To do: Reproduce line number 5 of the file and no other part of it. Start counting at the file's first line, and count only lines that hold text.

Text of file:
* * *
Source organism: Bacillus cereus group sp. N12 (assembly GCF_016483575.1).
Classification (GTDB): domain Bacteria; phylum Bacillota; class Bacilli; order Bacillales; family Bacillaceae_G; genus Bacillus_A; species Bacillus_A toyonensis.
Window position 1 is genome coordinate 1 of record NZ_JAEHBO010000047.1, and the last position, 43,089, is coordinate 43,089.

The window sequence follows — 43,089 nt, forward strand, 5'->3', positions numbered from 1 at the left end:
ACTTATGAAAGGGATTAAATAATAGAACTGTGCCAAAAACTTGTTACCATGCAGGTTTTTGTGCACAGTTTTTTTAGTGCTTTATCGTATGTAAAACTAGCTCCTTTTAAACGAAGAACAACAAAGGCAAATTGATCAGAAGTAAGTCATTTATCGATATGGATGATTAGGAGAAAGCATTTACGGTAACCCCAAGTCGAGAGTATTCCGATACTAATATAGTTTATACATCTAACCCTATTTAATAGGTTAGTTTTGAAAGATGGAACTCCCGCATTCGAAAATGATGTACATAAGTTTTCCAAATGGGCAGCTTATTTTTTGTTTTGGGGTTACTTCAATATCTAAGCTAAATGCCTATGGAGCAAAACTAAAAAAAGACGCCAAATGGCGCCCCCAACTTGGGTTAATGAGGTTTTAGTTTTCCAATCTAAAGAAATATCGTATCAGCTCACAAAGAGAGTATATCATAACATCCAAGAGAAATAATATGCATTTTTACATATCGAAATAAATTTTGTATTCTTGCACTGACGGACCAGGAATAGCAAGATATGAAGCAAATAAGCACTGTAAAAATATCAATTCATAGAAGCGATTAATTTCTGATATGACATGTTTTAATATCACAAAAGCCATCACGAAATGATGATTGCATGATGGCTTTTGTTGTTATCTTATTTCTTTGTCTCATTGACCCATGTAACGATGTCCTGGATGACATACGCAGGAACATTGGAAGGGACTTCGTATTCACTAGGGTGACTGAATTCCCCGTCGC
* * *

ACTTATGAAAGGGATTAAATAATAGAACTGTGCCAAAAACTTGTTACCATGCAGGTTTTTGTGCACAGTTTTTTTAGTGCTTTATCGTATGTAAAACTAGCTCCTTTTAAACGAAGAACAACAAAGGCAAATTGATCAGAAGTAAGTCATTTATCGATATGGATGATTAGGAGAAAGCATTTACGGTAACCCCAAGTCGAGAGTATTCCGATACTAATATAGTTTATACATCTAACCCTATTTAATAGGTTAGTTTTGAAAGATGGAACTCCCGCATTCGAAAATGATGTACATAAGTTTTCCAAATGGGCAGCTTATTTTTTGTTTTGGGGTTACTTCAATATCTAAGCTAAATGCCTATGGAGCAAAACTAAAAAAAGACGCCAAATGGCGCCCCCAACTTGGGTTAATGAGGTTTTAGTTTTCCAATCTAAAGAAATATCGTATCAGCTCACAAAGAGAGTATATCATAACATCCAAGAGAAATAATATGCATTTTTACATATCGAAATAAATTTTGTATTCTTGCACTGACGGACCAGGAATAGCAAGATATGAAGCAAATAAGCACTGTAAAAATATCAATTCATAGAAGCGATTAATTTCTGATATGACATGTTTTAATATCACAAAAGCCATCACGAAATGATGATTGCATGATGGCTTTTGTTGTTATCTTATTTCTTTGTCTCATTGACCCATGTAACGATGTCCTGGATGACATACGCAGGAACATTGGAAGGGACTTCGTATTCACTAGGGTGACTGAATTCCCCGTCGC